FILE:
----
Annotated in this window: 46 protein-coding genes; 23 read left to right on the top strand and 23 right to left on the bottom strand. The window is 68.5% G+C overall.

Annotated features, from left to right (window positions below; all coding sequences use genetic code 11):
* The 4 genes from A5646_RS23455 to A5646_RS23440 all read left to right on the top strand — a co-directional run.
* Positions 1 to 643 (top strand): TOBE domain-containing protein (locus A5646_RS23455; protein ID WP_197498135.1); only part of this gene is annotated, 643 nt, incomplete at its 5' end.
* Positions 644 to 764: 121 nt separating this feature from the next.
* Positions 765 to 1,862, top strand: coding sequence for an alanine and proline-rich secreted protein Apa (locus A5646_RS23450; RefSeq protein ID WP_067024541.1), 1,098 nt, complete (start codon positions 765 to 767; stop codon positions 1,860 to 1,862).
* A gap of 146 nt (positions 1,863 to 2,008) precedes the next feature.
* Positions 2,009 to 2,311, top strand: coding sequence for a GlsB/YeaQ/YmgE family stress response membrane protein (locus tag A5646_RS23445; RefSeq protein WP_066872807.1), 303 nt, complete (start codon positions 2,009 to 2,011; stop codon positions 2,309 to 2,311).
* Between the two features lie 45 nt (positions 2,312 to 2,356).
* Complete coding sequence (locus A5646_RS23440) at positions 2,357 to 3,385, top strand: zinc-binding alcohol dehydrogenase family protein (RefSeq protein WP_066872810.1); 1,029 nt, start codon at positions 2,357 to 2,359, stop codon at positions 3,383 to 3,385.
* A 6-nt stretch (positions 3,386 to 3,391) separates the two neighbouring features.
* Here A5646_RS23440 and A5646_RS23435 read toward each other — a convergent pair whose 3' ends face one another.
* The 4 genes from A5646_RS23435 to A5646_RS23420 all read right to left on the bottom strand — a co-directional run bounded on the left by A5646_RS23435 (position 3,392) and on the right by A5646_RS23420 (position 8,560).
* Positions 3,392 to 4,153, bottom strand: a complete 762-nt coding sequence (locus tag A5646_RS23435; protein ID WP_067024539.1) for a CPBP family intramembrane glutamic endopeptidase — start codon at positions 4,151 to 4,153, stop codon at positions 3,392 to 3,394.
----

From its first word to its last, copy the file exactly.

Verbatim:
Annotated in this window: 46 protein-coding genes; 23 read left to right on the top strand and 23 right to left on the bottom strand. The window is 68.5% G+C overall.

Annotated features, from left to right (window positions below; all coding sequences use genetic code 11):
* The 4 genes from A5646_RS23455 to A5646_RS23440 all read left to right on the top strand — a co-directional run.
* Positions 1 to 643 (top strand): TOBE domain-containing protein (locus A5646_RS23455; protein ID WP_197498135.1); only part of this gene is annotated, 643 nt, incomplete at its 5' end.
* Positions 644 to 764: 121 nt separating this feature from the next.
* Positions 765 to 1,862, top strand: coding sequence for an alanine and proline-rich secreted protein Apa (locus A5646_RS23450; RefSeq protein ID WP_067024541.1), 1,098 nt, complete (start codon positions 765 to 767; stop codon positions 1,860 to 1,862).
* A gap of 146 nt (positions 1,863 to 2,008) precedes the next feature.
* Positions 2,009 to 2,311, top strand: coding sequence for a GlsB/YeaQ/YmgE family stress response membrane protein (locus tag A5646_RS23445; RefSeq protein WP_066872807.1), 303 nt, complete (start codon positions 2,009 to 2,011; stop codon positions 2,309 to 2,311).
* Between the two features lie 45 nt (positions 2,312 to 2,356).
* Complete coding sequence (locus A5646_RS23440) at positions 2,357 to 3,385, top strand: zinc-binding alcohol dehydrogenase family protein (RefSeq protein WP_066872810.1); 1,029 nt, start codon at positions 2,357 to 2,359, stop codon at positions 3,383 to 3,385.
* A 6-nt stretch (positions 3,386 to 3,391) separates the two neighbouring features.
* Here A5646_RS23440 and A5646_RS23435 read toward each other — a convergent pair whose 3' ends face one another.
* The 4 genes from A5646_RS23435 to A5646_RS23420 all read right to left on the bottom strand — a co-directional run bounded on the left by A5646_RS23435 (position 3,392) and on the right by A5646_RS23420 (position 8,560).
* Positions 3,392 to 4,153, bottom strand: a complete 762-nt coding sequence (locus tag A5646_RS23435; protein ID WP_067024539.1) for a CPBP family intramembrane glutamic endopeptidase — start codon at positions 4,151 to 4,153, stop codon at positions 3,392 to 3,394.